Hamlet with the Princes of Denmark: An exploration of the case of Hálfdan, ‘king of the Danes’
By Stephen M. Lewis
The Anglo-Saxon scholar Patrick Wormald once pointed out: ‘It is strange that, while students of other Germanic peoples have been obsessed with the identity and office of their leaders, Viking scholars have said very little of such things – a literal case of Hamlet without princes of Denmark!’
The reason for this state of affairs is two-fold. First, there is a dearth of reliable historical, linguistic and archaeological evidence regarding the origins of the so-called ‘great army’ in England, except that it does seem, and is generally believed, that they were predominantly Danes – which of course does not at all mean that they all they came directly from Denmark itself, nor that ‘Danes’ only came from the confines of modern Denmark. Clare Downham is surely right in saying that ‘the political history of vikings has proved controversial due to a lack of consensus as to what constitutes reliable evidence’.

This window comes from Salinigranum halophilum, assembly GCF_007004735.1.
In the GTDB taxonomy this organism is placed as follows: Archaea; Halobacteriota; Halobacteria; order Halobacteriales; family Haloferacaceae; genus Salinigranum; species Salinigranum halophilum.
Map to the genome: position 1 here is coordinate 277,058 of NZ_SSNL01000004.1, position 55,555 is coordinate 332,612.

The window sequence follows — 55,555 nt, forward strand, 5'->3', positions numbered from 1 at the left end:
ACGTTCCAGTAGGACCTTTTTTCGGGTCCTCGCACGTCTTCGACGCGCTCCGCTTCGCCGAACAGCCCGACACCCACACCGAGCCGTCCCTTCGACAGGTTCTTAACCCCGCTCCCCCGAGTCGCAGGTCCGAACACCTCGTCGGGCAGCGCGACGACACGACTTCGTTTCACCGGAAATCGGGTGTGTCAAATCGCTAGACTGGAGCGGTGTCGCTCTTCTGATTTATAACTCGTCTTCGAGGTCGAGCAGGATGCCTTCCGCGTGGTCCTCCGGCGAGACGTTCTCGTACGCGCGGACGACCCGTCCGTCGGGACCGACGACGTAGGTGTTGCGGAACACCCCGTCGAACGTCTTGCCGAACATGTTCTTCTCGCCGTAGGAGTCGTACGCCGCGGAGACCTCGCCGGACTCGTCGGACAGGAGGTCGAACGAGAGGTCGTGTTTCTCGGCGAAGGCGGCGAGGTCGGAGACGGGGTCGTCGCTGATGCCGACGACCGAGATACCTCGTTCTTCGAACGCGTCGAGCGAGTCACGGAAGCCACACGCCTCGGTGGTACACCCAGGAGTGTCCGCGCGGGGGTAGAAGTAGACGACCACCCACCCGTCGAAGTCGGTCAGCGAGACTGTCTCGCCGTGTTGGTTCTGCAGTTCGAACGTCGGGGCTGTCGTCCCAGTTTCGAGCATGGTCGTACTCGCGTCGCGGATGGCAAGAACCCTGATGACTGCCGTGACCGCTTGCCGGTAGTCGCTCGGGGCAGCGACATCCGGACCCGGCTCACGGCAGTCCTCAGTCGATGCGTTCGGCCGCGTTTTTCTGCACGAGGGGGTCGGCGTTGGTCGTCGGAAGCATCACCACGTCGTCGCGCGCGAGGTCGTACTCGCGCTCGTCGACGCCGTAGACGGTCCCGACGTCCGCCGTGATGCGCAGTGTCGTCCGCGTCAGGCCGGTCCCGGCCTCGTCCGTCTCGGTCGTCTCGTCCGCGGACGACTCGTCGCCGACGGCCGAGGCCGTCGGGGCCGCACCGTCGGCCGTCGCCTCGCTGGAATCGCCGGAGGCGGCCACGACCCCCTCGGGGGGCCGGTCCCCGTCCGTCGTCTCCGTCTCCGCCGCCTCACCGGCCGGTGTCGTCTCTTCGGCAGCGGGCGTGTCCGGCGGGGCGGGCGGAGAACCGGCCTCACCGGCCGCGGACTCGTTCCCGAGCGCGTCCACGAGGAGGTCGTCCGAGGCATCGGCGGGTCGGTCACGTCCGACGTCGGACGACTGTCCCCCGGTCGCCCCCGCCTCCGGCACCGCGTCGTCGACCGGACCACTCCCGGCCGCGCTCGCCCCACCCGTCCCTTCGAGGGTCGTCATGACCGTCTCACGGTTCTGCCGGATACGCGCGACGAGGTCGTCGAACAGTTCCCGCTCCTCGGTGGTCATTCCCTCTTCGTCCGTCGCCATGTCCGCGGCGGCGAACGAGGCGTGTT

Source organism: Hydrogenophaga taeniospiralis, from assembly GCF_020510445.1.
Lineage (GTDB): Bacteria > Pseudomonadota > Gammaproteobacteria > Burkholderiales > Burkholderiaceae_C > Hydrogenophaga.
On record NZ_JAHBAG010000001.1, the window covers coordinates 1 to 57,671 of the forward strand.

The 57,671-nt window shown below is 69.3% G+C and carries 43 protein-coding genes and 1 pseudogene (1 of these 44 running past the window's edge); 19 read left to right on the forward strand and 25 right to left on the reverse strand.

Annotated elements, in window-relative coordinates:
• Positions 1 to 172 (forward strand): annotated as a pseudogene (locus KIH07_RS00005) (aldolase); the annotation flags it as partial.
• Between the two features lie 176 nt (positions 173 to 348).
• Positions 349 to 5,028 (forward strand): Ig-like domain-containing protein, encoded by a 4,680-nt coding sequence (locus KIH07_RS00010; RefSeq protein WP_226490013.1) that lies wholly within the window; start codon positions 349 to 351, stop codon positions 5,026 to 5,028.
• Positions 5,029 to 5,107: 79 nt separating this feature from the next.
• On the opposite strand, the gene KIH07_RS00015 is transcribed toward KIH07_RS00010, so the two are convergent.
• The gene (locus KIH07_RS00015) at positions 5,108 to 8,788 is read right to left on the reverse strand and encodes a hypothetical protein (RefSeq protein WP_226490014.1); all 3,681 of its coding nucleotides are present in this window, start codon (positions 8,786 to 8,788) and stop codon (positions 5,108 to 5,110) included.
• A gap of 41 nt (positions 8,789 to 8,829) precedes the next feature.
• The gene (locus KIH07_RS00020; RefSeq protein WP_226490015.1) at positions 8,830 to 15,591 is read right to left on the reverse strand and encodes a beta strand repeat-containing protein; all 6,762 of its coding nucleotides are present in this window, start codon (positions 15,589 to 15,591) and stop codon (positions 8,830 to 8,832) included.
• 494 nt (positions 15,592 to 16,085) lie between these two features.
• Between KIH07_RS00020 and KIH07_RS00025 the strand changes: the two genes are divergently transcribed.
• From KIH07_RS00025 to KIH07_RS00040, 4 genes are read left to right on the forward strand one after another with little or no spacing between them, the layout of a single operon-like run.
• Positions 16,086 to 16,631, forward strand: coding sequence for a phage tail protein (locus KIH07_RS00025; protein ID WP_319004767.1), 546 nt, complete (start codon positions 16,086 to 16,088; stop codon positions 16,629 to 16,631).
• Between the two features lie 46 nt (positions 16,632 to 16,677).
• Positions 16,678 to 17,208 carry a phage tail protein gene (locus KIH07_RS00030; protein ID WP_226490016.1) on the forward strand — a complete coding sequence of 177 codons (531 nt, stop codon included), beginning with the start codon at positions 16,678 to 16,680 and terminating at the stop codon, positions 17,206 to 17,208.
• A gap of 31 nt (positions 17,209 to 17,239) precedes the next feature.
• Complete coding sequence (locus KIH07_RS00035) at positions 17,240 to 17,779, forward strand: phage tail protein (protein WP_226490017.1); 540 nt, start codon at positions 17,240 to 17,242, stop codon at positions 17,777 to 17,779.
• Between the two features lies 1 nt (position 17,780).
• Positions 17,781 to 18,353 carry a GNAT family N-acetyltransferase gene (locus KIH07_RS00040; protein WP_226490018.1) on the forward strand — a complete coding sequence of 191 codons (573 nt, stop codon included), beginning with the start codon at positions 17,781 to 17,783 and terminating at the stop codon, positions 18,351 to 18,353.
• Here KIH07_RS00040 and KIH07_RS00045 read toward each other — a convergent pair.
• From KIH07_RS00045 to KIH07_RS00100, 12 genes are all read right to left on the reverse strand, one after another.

Second, the long and fascinating, but perhaps ultimately unhealthy, obsession with the legendary Ragnarr loðbrók and his litany of supposed sons has distracted attention from what we might learn from a close and separate examination of some of the named leaders of the ‘great army’ in England, without any inferences being drawn from later Northern sagas about their dubious familial relationships to one another.
This article explores the case of one such ‘Prince of Denmark’ called Hálfdan, ‘king of the Danes’. His life, as best we can reconstruct it, reveals much that is of great significance for our understanding of the Viking Age, not only in England but in Denmark and the Frankish realm as well.